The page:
Since 1920, this Denver candy maker has been churning out sweets, and every holiday season they put out a fleet of candy canes, with varied flavors and colors and permutations. The confectioners take the process of candy making seriously, with the hard candies undergoing a long process of precision heating, melting, kneading, rolling, reheating, and eventually hand shaping the various stripes of flavored and colored caramelized sugar into the recognizable crooked cane known so well – almost shepherding in the Christmas season.
And that brings up the obscure history of the candy cane. It came about as a bribe of sorts to boisterous children attending church in Germany in the 1600’s . The candy: to pacify kids during Christmas mass. The justification: it’s shaped like a crosier, the symbolic shepherd’s crook carried by a bishop (incidentally, the crosier is also the namesake of lacrosse, bestowed by French Jesuits upon the Iroquois sport for similar reasons). The canes were didactic – instructive in nature from an authority perspective – but as every kid knows, they were really just fun. The canes stuck. Hanging perfectly from the boughs of trees. Splaying from the top of a stocking. The colors seemed to match Santa’s.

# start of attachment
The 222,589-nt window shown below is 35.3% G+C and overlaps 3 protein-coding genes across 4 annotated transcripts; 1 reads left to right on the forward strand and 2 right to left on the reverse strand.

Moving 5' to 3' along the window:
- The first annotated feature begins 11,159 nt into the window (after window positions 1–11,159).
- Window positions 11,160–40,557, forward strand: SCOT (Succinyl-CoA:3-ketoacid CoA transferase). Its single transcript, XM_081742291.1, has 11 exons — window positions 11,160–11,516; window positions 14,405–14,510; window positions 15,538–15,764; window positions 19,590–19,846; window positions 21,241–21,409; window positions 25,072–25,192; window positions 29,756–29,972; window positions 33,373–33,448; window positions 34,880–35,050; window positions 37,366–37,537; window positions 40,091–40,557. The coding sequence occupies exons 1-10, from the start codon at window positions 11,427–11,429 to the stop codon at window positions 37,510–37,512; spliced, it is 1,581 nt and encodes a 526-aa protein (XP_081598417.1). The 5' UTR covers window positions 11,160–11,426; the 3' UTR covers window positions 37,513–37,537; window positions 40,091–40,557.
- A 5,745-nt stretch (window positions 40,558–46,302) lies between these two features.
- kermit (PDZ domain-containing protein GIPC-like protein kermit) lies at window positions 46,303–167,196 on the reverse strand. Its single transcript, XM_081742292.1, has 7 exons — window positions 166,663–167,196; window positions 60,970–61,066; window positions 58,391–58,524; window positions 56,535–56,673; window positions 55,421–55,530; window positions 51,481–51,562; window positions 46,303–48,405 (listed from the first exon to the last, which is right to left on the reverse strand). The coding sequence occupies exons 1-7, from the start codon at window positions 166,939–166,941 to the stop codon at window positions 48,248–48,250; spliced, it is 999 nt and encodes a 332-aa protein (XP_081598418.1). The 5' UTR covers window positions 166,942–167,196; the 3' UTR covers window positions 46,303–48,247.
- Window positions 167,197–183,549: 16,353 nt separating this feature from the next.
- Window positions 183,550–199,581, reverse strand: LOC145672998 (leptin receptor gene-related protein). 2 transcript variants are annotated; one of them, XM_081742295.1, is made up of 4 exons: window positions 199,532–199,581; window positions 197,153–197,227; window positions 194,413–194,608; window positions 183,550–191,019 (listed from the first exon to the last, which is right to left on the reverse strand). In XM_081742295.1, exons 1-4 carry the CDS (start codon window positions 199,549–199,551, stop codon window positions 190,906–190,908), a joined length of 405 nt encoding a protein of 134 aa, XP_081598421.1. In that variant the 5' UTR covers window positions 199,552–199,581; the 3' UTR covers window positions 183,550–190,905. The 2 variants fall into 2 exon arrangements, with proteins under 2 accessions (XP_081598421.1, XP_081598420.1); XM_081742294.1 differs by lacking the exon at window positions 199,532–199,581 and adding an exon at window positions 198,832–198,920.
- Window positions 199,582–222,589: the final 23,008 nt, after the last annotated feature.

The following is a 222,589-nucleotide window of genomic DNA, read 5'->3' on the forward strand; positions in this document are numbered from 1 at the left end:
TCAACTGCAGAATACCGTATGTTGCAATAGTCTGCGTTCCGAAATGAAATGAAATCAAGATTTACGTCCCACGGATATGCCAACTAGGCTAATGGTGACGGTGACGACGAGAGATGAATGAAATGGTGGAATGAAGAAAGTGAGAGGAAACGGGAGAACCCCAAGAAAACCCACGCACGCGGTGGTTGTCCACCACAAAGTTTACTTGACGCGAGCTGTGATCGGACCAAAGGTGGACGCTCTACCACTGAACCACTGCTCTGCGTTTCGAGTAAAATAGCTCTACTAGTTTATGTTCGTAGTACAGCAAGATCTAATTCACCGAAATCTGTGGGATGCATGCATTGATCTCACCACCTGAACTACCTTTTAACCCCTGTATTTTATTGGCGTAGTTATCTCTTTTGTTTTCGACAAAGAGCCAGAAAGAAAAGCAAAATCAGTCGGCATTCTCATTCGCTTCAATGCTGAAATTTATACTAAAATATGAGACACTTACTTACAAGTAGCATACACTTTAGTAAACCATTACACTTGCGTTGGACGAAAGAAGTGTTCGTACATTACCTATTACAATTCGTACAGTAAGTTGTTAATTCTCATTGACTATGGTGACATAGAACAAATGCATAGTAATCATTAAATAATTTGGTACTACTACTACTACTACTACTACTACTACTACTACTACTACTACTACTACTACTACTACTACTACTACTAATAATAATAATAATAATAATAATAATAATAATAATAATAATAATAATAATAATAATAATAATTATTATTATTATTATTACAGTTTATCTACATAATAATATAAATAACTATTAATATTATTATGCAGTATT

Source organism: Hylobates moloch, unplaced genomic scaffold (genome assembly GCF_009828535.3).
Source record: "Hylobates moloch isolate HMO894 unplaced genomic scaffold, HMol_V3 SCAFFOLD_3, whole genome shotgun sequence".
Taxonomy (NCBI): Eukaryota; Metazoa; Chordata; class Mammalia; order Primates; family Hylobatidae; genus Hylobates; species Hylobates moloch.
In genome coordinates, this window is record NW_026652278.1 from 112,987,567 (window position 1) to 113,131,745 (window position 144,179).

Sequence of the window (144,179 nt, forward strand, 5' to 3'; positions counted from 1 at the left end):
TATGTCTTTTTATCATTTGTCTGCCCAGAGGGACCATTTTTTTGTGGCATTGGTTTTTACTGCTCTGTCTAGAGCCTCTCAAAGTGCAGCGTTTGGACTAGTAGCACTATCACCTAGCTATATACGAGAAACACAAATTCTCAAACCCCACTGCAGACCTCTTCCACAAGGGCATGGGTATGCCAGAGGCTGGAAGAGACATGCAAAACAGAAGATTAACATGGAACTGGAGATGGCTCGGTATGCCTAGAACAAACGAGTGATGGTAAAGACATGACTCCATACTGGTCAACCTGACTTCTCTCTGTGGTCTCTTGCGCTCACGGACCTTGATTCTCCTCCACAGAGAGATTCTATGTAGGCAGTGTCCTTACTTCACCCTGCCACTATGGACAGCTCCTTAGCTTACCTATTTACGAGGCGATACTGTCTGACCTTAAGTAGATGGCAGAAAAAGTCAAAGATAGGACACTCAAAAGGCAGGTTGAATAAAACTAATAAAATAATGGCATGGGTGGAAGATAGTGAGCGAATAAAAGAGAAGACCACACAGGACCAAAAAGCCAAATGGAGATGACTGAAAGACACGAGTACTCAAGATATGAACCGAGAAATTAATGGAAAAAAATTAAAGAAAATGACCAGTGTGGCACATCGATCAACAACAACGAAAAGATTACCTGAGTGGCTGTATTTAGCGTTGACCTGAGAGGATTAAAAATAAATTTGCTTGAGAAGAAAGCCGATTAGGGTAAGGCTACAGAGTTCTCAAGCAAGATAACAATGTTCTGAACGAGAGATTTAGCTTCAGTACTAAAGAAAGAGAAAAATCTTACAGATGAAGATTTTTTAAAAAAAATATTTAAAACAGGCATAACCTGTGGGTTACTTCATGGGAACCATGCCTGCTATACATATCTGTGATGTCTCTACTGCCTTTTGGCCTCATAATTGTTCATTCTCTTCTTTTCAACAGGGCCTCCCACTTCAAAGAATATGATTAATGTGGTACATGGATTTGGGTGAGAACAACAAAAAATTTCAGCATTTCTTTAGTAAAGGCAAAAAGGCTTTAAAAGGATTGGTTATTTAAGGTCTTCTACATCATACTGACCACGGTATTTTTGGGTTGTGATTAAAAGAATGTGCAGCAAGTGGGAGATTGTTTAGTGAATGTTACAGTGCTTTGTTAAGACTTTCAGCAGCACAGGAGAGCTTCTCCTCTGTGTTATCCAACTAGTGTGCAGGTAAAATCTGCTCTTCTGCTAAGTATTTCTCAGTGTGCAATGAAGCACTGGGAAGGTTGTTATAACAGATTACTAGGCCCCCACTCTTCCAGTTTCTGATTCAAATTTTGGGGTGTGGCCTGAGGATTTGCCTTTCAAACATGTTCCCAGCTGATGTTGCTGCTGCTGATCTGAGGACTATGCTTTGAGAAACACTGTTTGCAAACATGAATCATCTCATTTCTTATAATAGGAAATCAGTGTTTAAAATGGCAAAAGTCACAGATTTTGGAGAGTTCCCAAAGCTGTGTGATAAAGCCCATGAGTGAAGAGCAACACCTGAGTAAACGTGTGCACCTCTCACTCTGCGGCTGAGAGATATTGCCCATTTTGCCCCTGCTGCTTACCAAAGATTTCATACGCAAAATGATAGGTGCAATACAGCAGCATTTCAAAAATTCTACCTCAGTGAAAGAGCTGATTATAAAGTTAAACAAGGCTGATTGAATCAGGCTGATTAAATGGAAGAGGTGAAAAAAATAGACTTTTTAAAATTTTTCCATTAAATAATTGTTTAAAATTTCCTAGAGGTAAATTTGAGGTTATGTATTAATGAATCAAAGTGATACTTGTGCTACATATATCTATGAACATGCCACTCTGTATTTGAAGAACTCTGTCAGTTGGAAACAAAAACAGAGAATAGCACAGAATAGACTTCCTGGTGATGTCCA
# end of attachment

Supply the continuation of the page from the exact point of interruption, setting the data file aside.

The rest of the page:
Hammond’s confectioners, like the confectioners of most great candy makers, take years to perfect their craft. And the candy cane remains one of the more complicated hard candies to fashion. As the sugars cool from molten softness to the brittle hard of the finished candy, working with it is akin to working with glass. Deft hands have to preen and tease the material. Reheat it along a table lined with specialize gas burners. Roll it and caress it into the familiar stripes. Give it a hook. This all has to be completed within a certain temperature and moisture range. Hammond’s candy canes are a Cadillac of candy canes, and are still made the old fashioned way.